Brandon Pegg v. Grant Herrnberger


PUBLISHED AUTHORED OPINION filed. Originating case number: 5:14-cv-00116-JPB. [999997475]. [15-1999]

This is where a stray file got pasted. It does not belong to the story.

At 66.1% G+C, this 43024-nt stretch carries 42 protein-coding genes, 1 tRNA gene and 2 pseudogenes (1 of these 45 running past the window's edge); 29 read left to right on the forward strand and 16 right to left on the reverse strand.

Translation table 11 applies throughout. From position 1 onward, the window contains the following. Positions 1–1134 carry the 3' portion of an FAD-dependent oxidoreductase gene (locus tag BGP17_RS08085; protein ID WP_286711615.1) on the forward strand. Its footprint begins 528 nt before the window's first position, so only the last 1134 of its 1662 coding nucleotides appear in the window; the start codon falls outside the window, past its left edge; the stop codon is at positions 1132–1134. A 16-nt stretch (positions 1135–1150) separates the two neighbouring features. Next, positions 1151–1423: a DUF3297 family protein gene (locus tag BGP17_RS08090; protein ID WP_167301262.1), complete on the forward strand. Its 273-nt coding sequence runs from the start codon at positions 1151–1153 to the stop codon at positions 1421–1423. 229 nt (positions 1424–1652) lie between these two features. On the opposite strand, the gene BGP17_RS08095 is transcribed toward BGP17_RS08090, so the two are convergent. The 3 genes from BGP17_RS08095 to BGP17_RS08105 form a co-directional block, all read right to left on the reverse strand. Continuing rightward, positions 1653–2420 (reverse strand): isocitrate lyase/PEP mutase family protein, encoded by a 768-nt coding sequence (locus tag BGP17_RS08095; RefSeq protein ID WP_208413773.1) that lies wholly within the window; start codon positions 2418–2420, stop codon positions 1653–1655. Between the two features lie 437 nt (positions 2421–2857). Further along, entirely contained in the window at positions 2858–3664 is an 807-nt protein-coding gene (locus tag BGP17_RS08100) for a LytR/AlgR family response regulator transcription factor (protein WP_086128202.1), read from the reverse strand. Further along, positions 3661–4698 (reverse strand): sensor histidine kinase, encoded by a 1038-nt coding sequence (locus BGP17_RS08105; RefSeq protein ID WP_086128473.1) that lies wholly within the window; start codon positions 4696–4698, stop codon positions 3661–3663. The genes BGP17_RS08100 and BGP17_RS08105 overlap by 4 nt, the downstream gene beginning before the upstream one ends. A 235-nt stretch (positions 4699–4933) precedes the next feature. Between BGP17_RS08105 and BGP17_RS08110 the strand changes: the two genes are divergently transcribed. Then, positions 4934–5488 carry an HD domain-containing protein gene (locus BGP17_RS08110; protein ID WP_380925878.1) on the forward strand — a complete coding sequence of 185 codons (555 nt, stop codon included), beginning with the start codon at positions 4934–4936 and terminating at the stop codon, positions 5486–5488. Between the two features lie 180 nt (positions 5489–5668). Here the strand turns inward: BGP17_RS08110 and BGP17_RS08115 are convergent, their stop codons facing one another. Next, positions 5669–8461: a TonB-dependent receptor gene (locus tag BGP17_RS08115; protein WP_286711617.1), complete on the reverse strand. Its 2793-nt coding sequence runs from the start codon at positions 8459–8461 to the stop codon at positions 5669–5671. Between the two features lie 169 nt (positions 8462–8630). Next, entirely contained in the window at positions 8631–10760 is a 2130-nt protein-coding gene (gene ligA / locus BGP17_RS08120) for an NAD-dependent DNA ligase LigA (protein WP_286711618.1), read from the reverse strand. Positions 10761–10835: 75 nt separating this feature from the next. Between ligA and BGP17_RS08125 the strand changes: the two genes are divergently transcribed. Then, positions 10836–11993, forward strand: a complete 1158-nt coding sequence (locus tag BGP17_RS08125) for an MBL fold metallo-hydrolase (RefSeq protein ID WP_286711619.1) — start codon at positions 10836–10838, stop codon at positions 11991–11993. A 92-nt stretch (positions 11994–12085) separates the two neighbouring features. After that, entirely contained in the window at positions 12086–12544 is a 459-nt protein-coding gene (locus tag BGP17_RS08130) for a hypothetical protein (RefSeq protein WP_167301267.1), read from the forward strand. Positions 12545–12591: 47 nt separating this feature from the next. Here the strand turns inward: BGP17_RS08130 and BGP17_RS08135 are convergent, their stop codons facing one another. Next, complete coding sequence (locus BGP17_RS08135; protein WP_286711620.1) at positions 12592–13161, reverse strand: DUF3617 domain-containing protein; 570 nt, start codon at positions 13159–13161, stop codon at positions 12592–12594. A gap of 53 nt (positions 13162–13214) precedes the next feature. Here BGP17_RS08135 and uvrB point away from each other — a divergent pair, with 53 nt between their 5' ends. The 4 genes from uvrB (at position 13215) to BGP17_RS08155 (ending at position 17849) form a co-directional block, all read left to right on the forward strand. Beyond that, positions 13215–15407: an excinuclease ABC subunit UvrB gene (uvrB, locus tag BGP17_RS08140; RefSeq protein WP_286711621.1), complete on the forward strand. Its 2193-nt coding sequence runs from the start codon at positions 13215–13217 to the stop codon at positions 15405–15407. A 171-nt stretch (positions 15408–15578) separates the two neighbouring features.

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Appeal: 15-1999 Doc: 34 Filed: 01/04/2017 Pg: 1 of 19 PUBLISHED UNITED STATES COURT OF APPEALS FOR THE FOURTH CIRCUIT No. 15-1999 BRANDON PEGG, Plaintiff - Appellee, v. GRANT HERRNBERGER, individually and in his capacity as agent and employee of the West Virginia State Police, Defendant - Appellant. Appeal from the United States District Court for the Northern District of West Virginia, at Wheeling. John Preston Bailey, District Judge. (5:14-cv-00116-JPB) Argued: October 27, 2016 Decided: January 4, 2017 Before NIEMEYER, KING, and AGEE, Circuit Judges. Reversed and remanded with instructions by published opinion. Judge Agee wrote the opinion, in which Judge Niemeyer and Judge King joined. ARGUED: Monte Lee Williams, STEPTOE & JOHNSON PLLC, Morgantown, West Virginia, for Appellant. Robert G. McCoid, MCCAMIC, SACCO & MCCOID, P.L.L.C., Wheeling, West Virginia, for Appellee. ON BRIEF: Deva A. Solomon, Robert L. Bailey, STEPTOE & JOHNSON PLLC, Morgantown, West Virginia, for Appellant. Paul J. Harris, HARRIS LAW OFFICES, Wheeling, West Virginia, for Appellee. Appeal: 15-1999 Doc: 34 Filed: 01/04/2017 Pg: 2 of 19 AGEE, Circuit Judge: Brandon Pegg sued West Virginia State Trooper Grant Herrnberger, alleging that Herrnberger used excessive force in effectuating federal law. the arrest of Pegg, in violation of state and Herrnberger appeals the district court’s denial of his motion for summary judgment based upon that court’s holding Herrnberger was not, as a matter of law, entitled to qualified immunity. For the reasons that follow, we reverse the district court’s order denying Herrnberger’s motion for summary judgment and remand with instructions to enter judgment in favor of Herrnberger. I. Factual Background On August 4, 2013, Herrnberger and another trooper, William Beck, were examining an abandoned vehicle on the side of the road when Brandon Pegg drove by slowly in his truck with the driver’s side window open. Herrnberger noticed the truck had an expired inspection sticker and called out to Pegg to stop the vehicle. Pegg did not stop and sped away. The troopers then left in pursuit of Pegg’s truck and eventually pulled him over. Beck approached the driver’s side of Pegg’s vehicle to speak with Pegg while Herrnberger approached the passenger side to speak with the front passenger, 2 Robert Beever. When Appeal: 15-1999 Doc: 34 Filed: 01/04/2017 Pg: 3 of 19 Herrnberger asked to see Beever’s identification, Pegg asked why Beever needed to produce identification. Herrnberger contends that Pegg then reached for something between his legs, a claim Pegg denies. Herrnberger asserts that Pegg’s reaching motion appeared suspicious, so he approached the driver’s door and ordered Pegg out of his truck. and followed Herrnberger Herrnberger then instructed to the Pegg rear face to of the Pegg complied Pegg’s truck, hands behind his back, and lock his hands together. turned to face the truck, Herrnberger truck. put his Before Pegg demonstrated how Pegg should lock his hands together. Pegg placed his left hand at the small of his back and began to bring his right arm behind interlock his hands as instructed. right arm. his back, but did not Herrnberger grabbed Pegg’s Pegg then turned and said “Why is this happening or something along those lines” to Herrnberger and pulled his right arm away from the trooper. J.A. 46. Herrnberger then pushed Pegg against the truck with his left arm, and attempted to pull Pegg’s right arm back, which Pegg resisted. Herrnberger then took Pegg to the ground, and both troopers pinned Pegg there and handcuffed him in an event that took less than forty seconds before Pegg was helped to his feet. suffered minor scrapes and As a result, Pegg claims he abrasions 3 on his head, which he Appeal: 15-1999 Doc: 34 Filed: 01/04/2017 Pg: 4 of 19 treated with peroxide and Neosporin, but did not seek medical attention. The troopers arrested Pegg for assaulting a police officer (W. Va. Code § 61-2-10b(e)), obstructing an officer (W. Va. Code § 61-5-17(a)), and driving with an expired inspection sticker (W. Va. Code § 17C-16-9). released. Pegg was jailed for 8–12 hours before A magistrate judge dismissed the assault charge for lack of probable cause, and the prosecuting attorney dismissed the rest of the charges for reasons not apparent on the record. Pegg then filed a complaint in the U.S. District Court for the Northern District of West Virginia against Herrnberger, individually and in his official capacity pursuant to 42 U.S.C. § 1983. arrest, The complaint retaliatory alleged arrest, and federal excessive claims of force, unlawful and state claims of outrage/intentional infliction of emotional distress and battery. Herrnberger filed a motion for summary judgment, arguing that the suit was barred against him in his official capacity based on sovereign immunity and in his individual capacity because of qualified immunity. The district court granted Herrnberger’s motion for summary judgment in part and denied it in part. All claims against Herrnberger in his official capacity were dismissed as barred by sovereign immunity. Pegg does 4 not challenge the district Appeal: 15-1999 Doc: 34 court’s ruling Filed: 01/04/2017 as to the Pg: 5 of 19 official capacity claims. 1 The district court denied summary judgment for the claims against Herrnberger in his individual capacity, ruling he was not entitled to qualified immunity. Herrnberger filed a timely appeal, and we have jurisdiction of the appeal under 28 U.S.C. § 1291. See Am. Civil Liberties Union, Inc. v. Wicomico Cty., 999 F.2d 780, 784 (4th Cir. 1993) (citing Mitchell v. Forsyth, 472 U.S. 511, 526 (1985)) (stating questions of law surrounding qualified immunity are appealable as final decisions within the meaning of § 1291). II. Analysis “We review de novo a district court’s denial of summary judgment and qualified immunity, construing all facts in the light most favorable to the nonmovant.” F.3d 442, 445 (4th Cir. 2008). Orem v. Rephann, 523 Thus, for purposes of our review here, we construe all facts in the light most favorable to Pegg as non-moving party. For issues concerning qualified immunity, we have jurisdiction to consider purely legal questions, but not over the district court’s “determination that the summary judgment record in this case raised a genuine issue of fact” 1 A fifth claim, for false imprisonment, was dismissed as barred by the statute of limitations and is also not at issue on appeal. 5 Appeal: 15-1999 Doc: 34 Filed: 01/04/2017 Pg: 6 of 19 because that is not a final decision for purposes of 28 U.S.C. § 1291. Johnson v. Jones, 515 U.S. 304, 313 (1995). 2 Put another way, “we possess no jurisdiction over a claim that a plaintiff has not presented enough evidence to prove that the plaintiff’s version of the events actually occurred, but we have jurisdiction over a claim that there was no violation of clearly established law accepting the facts as the district court viewed them.” Winfield v. Bass, 106 F.3d 525, 530 (4th Cir. 1997). Consequently, we accept the facts as the district court articulated them when it determined whether summary judgment was appropriate, and then we determine “whether, based on those facts, a reasonable person in the defendant’s position could have believed that he or she was acting in conformity with the clearly established law at the time.” Gray-Hopkins v. Prince George’s Cty., 309 F.3d 224, 229 (4th Cir. 2002). “Qualified constitutional established immunity violations law, were lawful.” could “whether the but who, reasonably officers in believe who of light that commit clearly their actions Henry v. Purnell, 652 F.3d 524, 531 (4th Cir. 2011) (en banc). established protects at the right When evaluating whether a right was clearly time of allegedly a violation, violated 2 was courts do not established ask ‘as a The opinion omits internal quotation marks, alterations, and citations here and throughout, unless otherwise noted. 6 Appeal: 15-1999 Doc: 34 Filed: 01/04/2017 Pg: 7 of 19 broad general proposition’ but whether ‘it would be clear to a reasonable official that his situation he confronted.’” conduct was unlawful in the Raub v. Campbell, 785 F.3d 876, 882 (4th Cir. 2015) (quoting Saucier v. Katz, 533 U.S. 194, 201–202 (2001)). A. Qualified Immunity for Unlawful Arrest The district court determined that Herrnberger’s arrest of Pegg was unlawful because it believed Herrnberger did not “principally” arrest Pegg for the expired inspection sticker. Instead, the obstructing district an court officer only opined after question during the traffic stop.” Herrnberger argues that denies purported that the he asked was “for [Herrnberger] a J.A. 376. motivation subjective arrest reasons and, for in any event, arresting Pegg should not enter into the qualified immunity analysis because Pegg’s violation of West Virginia law constituted probable cause for the arrest. Therefore, with probable cause to arrest, Herrnberger contends he is entitled to qualified immunity. We agree with Herrnberger. The Supreme Court has stated unequivocally that “[i]f an officer has probable cause to believe that an individual has committed even a very minor criminal offense in his presence, he may, without offender.” violating the Fourth Amendment, arrest the Atwater v. City of Lago Vista, 532 U.S. 318, 354 7 Appeal: 15-1999 Doc: 34 (2001). In Filed: 01/04/2017 Atwater, the Pg: 8 of 19 arrestee committed violation punishable only by a fine. Court held that the Fourth Pegg admits Amendment does forbid a Id. inspection sticker in violation of West Virginia law. 3 See W. Herrnberger’s vehicle not expired in his belt an Va. Code § 17C-16-9. that seat Nonetheless, the Supreme warrantless arrest for such a minor violation. Here, a had Further, he admits this violation occurred presence. Therefore, just as in Atwater, though Pegg’s offense was minor, the Fourth Amendment does not forbid a warrantless arrest for such a violation. The Supreme Court specifically rejected in Atwater the argument Pegg makes here: that the Fourth Amendment would forbid “custodial arrest, even upon probable cause, when could not ultimately carry any jail time . . . .” U.S. at 346. conviction Atwater, 532 Under Atwater, therefore, whether or not a § 17C- 16-9 violation is a jailable offense is irrelevant for purposes of the application of qualified immunity. Pegg attempts to distinguish Atwater by arguing that unlike the Texas seatbelt statute at issue in that case, § 17C-16-9 is not an offense subject to a custodial arrest or punishable by incarceration. He argues that § 17C-16-9 is not among the list 3 “Request No. 1: Admit that on August 4, 2013, at approximately 11:30 a.m., you were operating a vehicle that had an expired inspection sticker. Response: Admitted.” J.A. 101. 8 Appeal: 15-1999 of Doc: 34 traffic Filed: 01/04/2017 offenses that Pg: 9 of 19 a separate enumerates as warranting arrest. statute, § 17C-19-3, But that contention –- even if a correct recitation of state law –- is of no consequence under Atwater for Fourth Amendment qualified immunity purposes. Id. In any event, under West Virginia law, police officers have the authority to effect an arrest for minor traffic violations, including the one at issue here. The language of § 17C-19-3 does not support the reading of the statute that Pegg advances. See § 17C-19-3 (prescribing arrest for traffic violations in “any of the following cases,” not in “only the following cases”) (emphasis added). Similarly, the statute that controls the procedure for issuing traffic citations, § 17C-19-4, does not prohibit an officer from making an arrest instead of issuing a citation. That these two provisions do not prohibit an officer from making arrests for certain minor offenses is supported by yet another regulations, West § Virginia 17C-19-5, statute which pertaining provides that to “the traffic procedure prescribed [in Chapter 17] shall not otherwise be exclusive of any other method prescribed by law for the arrest prosecution of a person for an offense of like grade.” alternative empowers method West is Virginia described State in § Troopers 15-2-12(b)(1), to make and Such which warrantless arrests when witness to “any offense or crime” (emphasis added). As noted earlier, Pegg does not 9 deny that his offense of Appeal: 15-1999 Doc: 34 Filed: 01/04/2017 Pg: 10 of 19 operating a motor vehicle with an expired inspection sticker occurred in the presence of Herrnberger. As a result, under Atwater and the West Virginia statutes, Herrnberger had probable cause to arrest Pegg for the expired inspection sticker violation. The district court’s determination that Herrnberger arrested Pegg “in practicality” for assault and obstruction of justice, instead ultimately of the irrelevant. expired J.A. inspection 375. The sticker, proper is focus also of the inquiry is not any subjective reason for arresting Pegg, but only the objective facts surrounding the arrest. Court has previously explained, the As the Supreme “subjective reason for making the arrest need not be the criminal offense as to which the known facts provide probable cause.” 543 U.S. 146, 153 (2004). Instead, Devenpeck v. Alford, the Fourth Amendment requires an analysis under which a police officer’s action is not invalidated objectively, “‘as justify long that as the action.’” circumstances, Id. (quoting viewed Whren United States, 517 U.S. 806, 813 (1996)) (emphasis added). v. The objective and undisputed fact of Pegg’s violation of § 17C-16-9 is fully sufficient, in and of itself, to justify his arrest. 4 4 Pegg’s violation of § 17C-16-9 established probable cause for his arrest and a search incident to that arrest. Accordingly, we need not consider whether Herrnberger’s actions (Continued) 10 Appeal: 15-1999 Doc: 34 Filed: 01/04/2017 Pg: 11 of 19 Thus, Herrnberger did not violate the Fourth Amendment and he is entitled to qualified immunity on this claim as a matter of law. The district court erred in failing to grant summary judgment to Herrnberger on Pegg’s claim of unlawful arrest. B. Qualified Immunity for Retaliatory Arrest The probable cause inherent in Pegg’s violation of § 17C16-9 also defeats his First Amendment retaliatory arrest claim. The Supreme Court “has never recognized a First Amendment right to be free from probable cause.” (2012). a retaliatory arrest that is supported by Reichle v. Howards, 132 S. Ct. 2088, 2093 Since the Reichle decision, no such right has been recognized, so the Reichle principle is fully controlling here. Pegg’s violation of § 17C-16-9 gave Herrnberger probable cause to arrest Pegg; therefore his arrest was not retaliatory. Contrary to the district court’s conclusion, it is not enough, that Pegg “simply plead ‘an absence of probable cause’” for his claim to survive summary judgment. J.A. at 377 (citing Tobey v. Jones, 706 F. 3d 379, 392 (4th Cir. 2013)). The basis for that rule is the assumption that “‘probable cause or its were also permitted under Terry v. Ohio, 392 U.S. 1 (1968). See United States v. Robinson, 414 U.S. 218, 235 (1973) (“A custodial arrest of a suspect based on probable cause is a reasonable intrusion under U.S. Const. amend. IV; that intrusion being lawful, a search incident to the arrest requires no additional justification.”). 11 Appeal: 15-1999 Doc: 34 Filed: 01/04/2017 Pg: 12 of 19 absence will be at least an evidentiary issue in practically all cases.’” Tobey v. Jones, 706 F.3d 379, 392 (4th Cir. 2013) (quoting Hartman v. Moore, 547 U.S. 250, 265 (2006)). But in distinction from the appeal in Tobey from the denial of a motion to dismiss, the instant case is a decision on summary judgment. This case is not one where probable cause remains an evidentiary issue; it is undisputed that Pegg violated § 17C-16-9 in the arresting officer’s presence, thereby establishing the probable cause for his arrest. Herrnberger is thus entitled to qualified immunity on this claim as well and the district court erred in not granting his motion for summary judgment. C. The Qualified Immunity for Excessive Force district court concluded that Herrnberger was not entitled to qualified immunity for Pegg’s claim of excessive force on the “potentially [Pegg].” . basis . . of its finding pre-disposed to that using Herrnberger force to was arrest Herrnberger denies any such subjective predisposition, but argues again that any subjective motivations in the mind of the police officer do not factor into the qualified immunity analysis. We again agree with Herrnberger. An inquiry into any predisposition for force on the part of Herrnberger is an improper mode of analysis for a Fourth Amendment excessive force claim. 12 “Subjective factors involving Appeal: 15-1999 the Doc: 34 officer’s relevant.” To Filed: 01/04/2017 motives, Pg: 13 of 19 intent, or propensities are not Rowland v. Perry, 41 F.3d 167, 173 (4th Cir. 1994). determine whether a police officer applied excessive force in violation of the Fourth Amendment, we instead examine officers’ actions “in light of the facts and circumstances confronting them, without regard to their underlying intent or motivation.” Graham v. Connor, 490 U.S. 386, 397 (1989). Specifically, we examine “the severity of the crime at issue, whether the suspect poses an immediate threat to the safety of the officers or others, and whether he is actively resisting arrest or attempting to evade arrest by flight.” Id. at 396. As when examining the lawfulness of an arrest, “[w]hether an officer has used excessive force is analyzed under a standard of objective reasonableness.” Henry v. Purnell, 652 F.3d 524, 531 (4th Cir. 2011). Though Pegg’s resisted arrest. 5 than necessary crime was not severe, he admits that he We conclude Herrnberger applied no more force to overcome that resistance. Viewing the evidence in the light most favorable to Pegg, after Pegg placed his left hand behind his back he failed to interlock his hands as Herrnberger had just demonstrated to him seconds earlier. 5 “Request No. 6: Admit that you resisted Trooper Herrnberger’s attempt to secure your hands behind your back. Response: Admitted.” J.A. 101. 13 Appeal: 15-1999 Doc: 34 Filed: 01/04/2017 Pg: 14 of 19 Pegg then attempted to withdraw his right arm from Herrnberger's grasp. Herrnberger then briskly, but safely, took Pegg to the ground. no Pegg remained on the ground for less than a minute and longer than the time Herrnberger needed to handcuff him. According to Pegg’s own statements, Herrnberger did not strike, kick, or verbally abuse him. simple maneuver handcuffed, to ensure Herrnberger Instead, Herrnberger performed a Pegg’s assisted compliance. Pegg back Once to Pegg a was standing position and refrained from any further physical contact. As a result of the encounter, Pegg claims abrasions minor enough that he treated them at home with Neosporin and peroxide and did not seek medical resisting minimis assistance. suspect that injuries Herrnberger’s An causes does actions efficient, the not were lawful suspect constitute objectively to arrest suffer excessive reasonable entitled to qualified immunity as a result. and of only a de force. he is The district court erred in holding to the contrary. D. Qualified Immunity for West Virginia State Law Claims Pegg’s claims for complaint battery also and alleged outrage West Virginia (intentional emotional distress) against Herrnberger. state infliction law of Under West Virginia law, a police officer is not entitled to qualified immunity when his or her conduct results in constitutional or statutory violation. 14 a clearly established See Hutchinson v. City Appeal: 15-1999 Doc: 34 Filed: 01/04/2017 Pg: 15 of 19 of Huntington, 479 S.E.2d 649, 659 (W. Va. 1996). A police officer is also not entitled to qualified immunity under West Virginia law if his or her conduct is “fraudulent, malicious, or otherwise oppressive.” Id. 1. Battery Battery under West Virginia law tracks the elements set forth in the Restatement (Second) of Torts: an individual commits battery when “(a) he acts intending to cause a harmful or offensive contact with the person of the other or a third person, or an imminent apprehension of such a contact, and (b) a harmful contact with indirectly results.” the person of the other directly W. Va. Fire & Cas. v. Stanley, 602 S.E.2d 483, 494 (W. Va. 2004) (quoting the Restatement). lawful arrests are or excluded from the scope of Moreover, West Virginia battery. A person lawfully performing an arrest is afforded a privilege to jurisdiction, engage so in long arrests as within the force is the limit not of their excessive. Restatement (Second) at § 118; 132. Relying on its analysis of the claims for unlawful arrest and excessive force, the district court held that a reasonable trier of fact could conclude “the force [Herrnberger] used was unreasonable in the instant case.” evident from our analysis of the J.A. 383. foregoing As should be federal claims, Herrnberger did not apply excessive force when arresting Pegg. 15 Appeal: 15-1999 Doc: 34 Accordingly, Filed: 01/04/2017 his contact Pg: 16 of 19 with Pegg would be privileged for qualified immunity purposes so long as it was not fraudulent, malicious, or otherwise oppressive. Pegg has made no such argument and there is nothing in the record that would allow a conclusion that Herrnberger’s alleged actions were malicious or oppressive. Herrnberger remained calm throughout the interaction and applied no more force than necessary to effect a lawful arrest. Moreover, that force was momentary and slight. Herrnberger is thus entitled to qualified immunity on this claim as well. 2. The district court erred in finding otherwise. Outrage, or Intentional Infliction of Emotional Distress Pegg argued, and the district court agreed, that Herrnberger effected an unlawful arrest with excessive force, which Pegg characterized as a violation of the special trust society bestows upon law enforcement officers egregious enough to support an outrage claim. Herrnberger responded that the arrest was lawful and performed with only the necessary force and therefore cannot form the basis of an outrage claim. Herrnberger is correct. Under West Virginia law, to establish the tort of outrage, more commonly known as intentional infliction of emotional distress, the plaintiff must establish four elements: (1) that the defendant’s conduct was atrocious, intolerable, and so extreme and outrageous as to exceed the bounds of decency; 16 Appeal: 15-1999 Doc: 34 Filed: 01/04/2017 Pg: 17 of 19 (2) that the defendant acted with the intent to inflict emotional distress, or acted recklessly when it was certain or substantially certain emotional distress would result from his conduct; (3) that the actions of the defendant caused plaintiff to suffer emotional distress and; (4) that the emotional distress suffered by the plaintiff was so severe that no reasonable person could be expected to endure it. the Loudin v. Nat’l Liab. & Fire Ins., 716 S.E.2d 696, 705 (W. Va. 2011). It is difficult to overstate the high burden of proof required to sustain a tort claim for intentional infliction of emotional distress/outrage. West Virginia courts only find liability for outrage “‘where the conduct has been so outrageous in character, and so extreme in degree, as to go beyond all possible bounds of decency, and to be regarded as atrocious, and utterly intolerable in a civilized community.’ standard indeed.” This is a high Keyes v. Keyes, 392 S.E.2d 693, 696 (W. Va. 1990) (quoting Harless v. First Nat’l Bank, 289 S.E.2d 692, 703– 04, n. 20 (W. Va. 1982)). Viewed objectively and in the light most favorable to Pegg, his outrage threshold. battery, outrage. claim does not come close to meeting the legal Herrnberger’s conduct does not rise to the level of much less clear the much higher bar required for A lawful arrest performed without excessive force is, at worst, conduct that is “merely annoying, harmful of one’s 17 Appeal: 15-1999 Doc: 34 Filed: 01/04/2017 Pg: 18 of 19 rights or expectations, uncivil, mean-spirited, or negligent.” Courtney v. Courtney, 413 S.E.2d 418, 423 (W. Va. 1991), rev’d on other grounds, Courtney v. Courtney, 437 S.E.2d 436 (W. Va. 1993)). Herrnberger’s arrest of Pegg was lawful and without excessive force and does not “constitute outrageous conduct.” Id. The facts of this case are markedly milder than the kind of conduct courts applying West Virginia law have found necessary to support claim. an intentional infliction of emotional distress See, e.g., Heldreth v. Marrs, 425 S.E.2d 157, 161–62 (W. Va. 1992) (allowing an outrage claim to proceed when a husband suffered a heart attack after witnessing his wife get struck by a car and die); Hutchinson v. W. Virginia State Police, 731 F. Supp. 2d 521, 531 (S.D. W. Va. 2010) (finding a legally cognizable claim for outrage for a female suspect who was pulled from the shower by the hair during the execution of a search warrant and forced to lie down naked for at least 45 minutes in the presence of eleven male law enforcement officers, one of whom slapped her behind) aff’d sub nom. Hutchinson v. Lemmon, 436 F. App’x 210 (4th Cir. 2011). But see Keyes, 392 S.E.2d at 694 (disallowing an outrage claim when a family excluded a son from his father’s obituary, burial plans, and the car ride to the funeral); Lee v. City of S. Charleston, 668 F. Supp. 2d 763, 779 (S.D. W. Va. 2009) (disallowing outrage claim based on a roadside public strip search that exposed arrestee’s genitals to 18 Appeal: 15-1999 Doc: 34 Filed: 01/04/2017 Pg: 19 of 19 the arresting officer); Lowe v. Spears, 2009 WL 1393860, at * 6 (S.D. W. Va. May 15, 2009) (disallowing outrage claim when an officer arrested an individual for a minor offense, possibly in response to arrestee’s use of profanity toward the officer). Herrnberger is entitled to qualified immunity on this claim and the district court erred in concluding otherwise. III. Conclusion For the foregoing reasons, we reverse the district court’s order denying Herrnberger’s motion for summary judgment. He was entitled to qualified immunity for all claims as a matter of law. The case is therefore remanded to the district court for the entry of judgment in favor of Herrnberger on all claims. REVERSED AND REMANDED WITH INSTRUCTIONS 19